Reviews of 2017!
Remember Philip Seymour Hoffman....
210 (and 2018 Remembered)
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2018 and 2017!
"Nutcracker Rouge"
FRINGE NYC 2013 - So Far!
2013 Starting the Year (January) With a Few Good Promises
Current THEATER Reviews - for 2013
"MANIPULATION" at Cherry Lane
Fringe 2012
Fringe 2011 (NYC)
Some Things in 2008 Worth Remembering: First "Happy Days" at BAM, then The Scottish Tale
Prior to 2007
Angelica Torn
New York Timers - Friel's "Freedom"
 Reviews and Other Things in Late 2016 and 2017
Irish Repertory Theatre, NYC;
These days, the Irish Repertory is hitting all high marks for stage artistry - and this exquisite theatrical
kind of artistry reminds one why the seats are always full. (Comfortable seats alone can't do it). In this
current production of  Eugene O'Neill's "The Emperor Jones", lead actor Obi Abili - in the starring role of  Brutus Jones, gives a heart-pounding, blistering characterization of a man with a mischievous, murderous past. Set here in a Caribbean island of the early 1900s, and taken from an event in Haitian history, Brutus (whose past was that of a Pullman porter) is a tormented soul on display, pursuing  - acting-out before acting-out was an overused term - a power fantasy that goes too far. Brutus is enabled in part by a Cockney fellow he encounters in his new domain. Brutus then impresses upon the natives that he is a great magician, who in response to this dazzle, choose him as their emperor, very likely in the hope that he could make their existence more fruitful if not just plain 'ol better. But Brutus - a man sheltering gigantic fears of his own, turns out to be a mean-spirited abuser and manipulator for his own satisfaction.  His end is, well, brutal. Sound a bit "Trumpian", in any way? Could serve as a timely warning, of sorts, for our own time. Only time will tell.  This is an excellent, absorbing production, led by the skillful direction of Ciaran O'Reilly with an exemplary cast,and superb production values. How good is this production of "Emperor Jones"? Well, it's been extended to May 21. Go see it.
- Review by Kevin Martin
"The Pigeon in the Taj Mahal" - presented at the Irish Repertory Theatre toward the end of 2016 - was a juicy, convincing fantasy romance, appealingly taken up by the likes of love-searching sad sacks in a certain dingy, lonesome Irish roadside trailer - belonging to "Pigeon" himself (the truly excellent character actor John Keating).  The  production's fine acting is amply filled in by Keating and his two terrific co-actors Laoisa Sexton (this play's playwright) and Zoe Watkins. Aptly and smoothly directed by Alan Cox, "The Pigeon in the Taj Mahal" takes flight amid Pigeon's own yearnings and charming channeling of Elvis Presley. This 80 minute excursion brings up the unfulfilled hopes done with very human chatter, but an honest, energized chatter at that. This play is a wonder of sharp, earthy Irish interaction of personal need and escapism, - while simultaneously seeking to make human connection, and always decked out in conversational pursuit. My own take is that Pigeon's isolated trailer on the outskirts of town is an effective device to capture this probing of unrealized hopes of  three human beings here (courtesy of the eventual arrival of another unmarried woman, played by Zoe Watkins) - in a closed-up kind of way.  It is this same excursion of hot and cold wit - that is perhaps a survival tool for the lonely world of adults. We could all learn this reminder for ourselves - and be better for it.  This pigeon soars.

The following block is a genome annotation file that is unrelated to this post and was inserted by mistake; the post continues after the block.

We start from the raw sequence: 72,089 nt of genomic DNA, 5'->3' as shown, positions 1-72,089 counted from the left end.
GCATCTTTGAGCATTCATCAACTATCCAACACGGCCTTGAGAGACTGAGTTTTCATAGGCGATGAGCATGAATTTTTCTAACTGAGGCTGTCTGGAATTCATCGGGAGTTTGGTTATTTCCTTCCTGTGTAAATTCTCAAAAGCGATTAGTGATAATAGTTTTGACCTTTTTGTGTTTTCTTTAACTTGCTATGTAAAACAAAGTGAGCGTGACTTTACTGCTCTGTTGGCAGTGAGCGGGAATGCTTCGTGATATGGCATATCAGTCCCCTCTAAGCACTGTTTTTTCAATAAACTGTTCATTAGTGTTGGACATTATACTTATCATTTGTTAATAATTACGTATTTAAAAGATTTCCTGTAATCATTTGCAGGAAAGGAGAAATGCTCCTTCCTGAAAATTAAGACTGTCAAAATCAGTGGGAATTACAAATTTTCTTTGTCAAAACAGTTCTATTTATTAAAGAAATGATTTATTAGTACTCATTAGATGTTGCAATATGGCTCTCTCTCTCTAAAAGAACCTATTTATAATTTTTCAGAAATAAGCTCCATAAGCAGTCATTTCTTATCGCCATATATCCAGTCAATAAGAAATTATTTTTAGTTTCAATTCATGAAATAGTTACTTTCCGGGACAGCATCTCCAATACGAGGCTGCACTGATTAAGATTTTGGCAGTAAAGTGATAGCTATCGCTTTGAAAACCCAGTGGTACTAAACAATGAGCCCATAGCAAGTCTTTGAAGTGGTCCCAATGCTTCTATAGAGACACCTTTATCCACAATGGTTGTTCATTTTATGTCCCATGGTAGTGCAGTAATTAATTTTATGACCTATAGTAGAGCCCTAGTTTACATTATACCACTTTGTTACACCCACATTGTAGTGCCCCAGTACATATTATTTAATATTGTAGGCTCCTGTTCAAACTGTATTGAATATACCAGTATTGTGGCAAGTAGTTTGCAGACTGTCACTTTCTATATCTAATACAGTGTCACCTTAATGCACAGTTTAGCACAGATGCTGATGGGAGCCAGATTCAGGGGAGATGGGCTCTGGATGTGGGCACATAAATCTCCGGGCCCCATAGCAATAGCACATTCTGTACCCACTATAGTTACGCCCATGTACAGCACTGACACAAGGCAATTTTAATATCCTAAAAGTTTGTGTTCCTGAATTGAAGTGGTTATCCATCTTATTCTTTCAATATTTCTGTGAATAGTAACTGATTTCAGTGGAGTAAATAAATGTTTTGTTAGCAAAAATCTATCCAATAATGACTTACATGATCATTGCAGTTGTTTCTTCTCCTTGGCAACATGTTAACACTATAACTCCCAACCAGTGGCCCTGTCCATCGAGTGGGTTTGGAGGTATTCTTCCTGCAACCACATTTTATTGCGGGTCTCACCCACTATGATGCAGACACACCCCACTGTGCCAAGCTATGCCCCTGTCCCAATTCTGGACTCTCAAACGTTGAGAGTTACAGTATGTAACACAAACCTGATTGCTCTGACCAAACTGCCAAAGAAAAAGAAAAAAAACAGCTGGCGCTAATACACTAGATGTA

-Review by KEVIN MARTIN
- The Irish Repertory Theatre recently - in February and March - gave us a renewed presentation in the form of a starkly
   honest portrayal of morality's most concerning, most taboo of all taboos. (Can't tell 'ya here). Written with a fearless hand